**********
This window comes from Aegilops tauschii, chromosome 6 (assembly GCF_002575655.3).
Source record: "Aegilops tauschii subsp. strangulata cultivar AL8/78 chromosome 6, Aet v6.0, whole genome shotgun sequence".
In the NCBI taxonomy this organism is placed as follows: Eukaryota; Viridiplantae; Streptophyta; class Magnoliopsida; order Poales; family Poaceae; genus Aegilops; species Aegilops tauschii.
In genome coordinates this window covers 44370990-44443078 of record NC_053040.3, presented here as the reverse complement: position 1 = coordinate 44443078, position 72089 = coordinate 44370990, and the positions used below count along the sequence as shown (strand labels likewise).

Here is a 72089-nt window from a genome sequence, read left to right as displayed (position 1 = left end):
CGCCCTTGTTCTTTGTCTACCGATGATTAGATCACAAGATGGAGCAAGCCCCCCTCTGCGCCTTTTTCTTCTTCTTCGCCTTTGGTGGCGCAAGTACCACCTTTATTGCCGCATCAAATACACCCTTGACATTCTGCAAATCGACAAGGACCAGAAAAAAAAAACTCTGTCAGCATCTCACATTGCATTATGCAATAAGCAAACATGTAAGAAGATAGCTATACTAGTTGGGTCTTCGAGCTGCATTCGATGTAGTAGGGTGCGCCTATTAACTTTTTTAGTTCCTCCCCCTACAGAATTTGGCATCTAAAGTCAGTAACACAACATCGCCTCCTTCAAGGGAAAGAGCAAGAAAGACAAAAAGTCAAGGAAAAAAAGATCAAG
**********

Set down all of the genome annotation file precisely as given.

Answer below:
This window comes from Aegilops tauschii, chromosome 6 (assembly GCF_002575655.3).
Source record: "Aegilops tauschii subsp. strangulata cultivar AL8/78 chromosome 6, Aet v6.0, whole genome shotgun sequence".
In the NCBI taxonomy this organism is placed as follows: Eukaryota; Viridiplantae; Streptophyta; class Magnoliopsida; order Poales; family Poaceae; genus Aegilops; species Aegilops tauschii.
In genome coordinates this window covers 44370990-44443078 of record NC_053040.3, presented here as the reverse complement: position 1 = coordinate 44443078, position 72089 = coordinate 44370990, and the positions used below count along the sequence as shown (strand labels likewise).

Here is a 72089-nt window from a genome sequence, read left to right as displayed (position 1 = left end):
CGCCCTTGTTCTTTGTCTACCGATGATTAGATCACAAGATGGAGCAAGCCCCCCTCTGCGCCTTTTTCTTCTTCTTCGCCTTTGGTGGCGCAAGTACCACCTTTATTGCCGCATCAAATACACCCTTGACATTCTGCAAATCGACAAGGACCAGAAAAAAAAAACTCTGTCAGCATCTCACATTGCATTATGCAATAAGCAAACATGTAAGAAGATAGCTATACTAGTTGGGTCTTCGAGCTGCATTCGATGTAGTAGGGTGCGCCTATTAACTTTTTTAGTTCCTCCCCCTACAGAATTTGGCATCTAAAGTCAGTAACACAACATCGCCTCCTTCAAGGGAAAGAGCAAGAAAGACAAAAAGTCAAGGAAAAAAAGATCAAG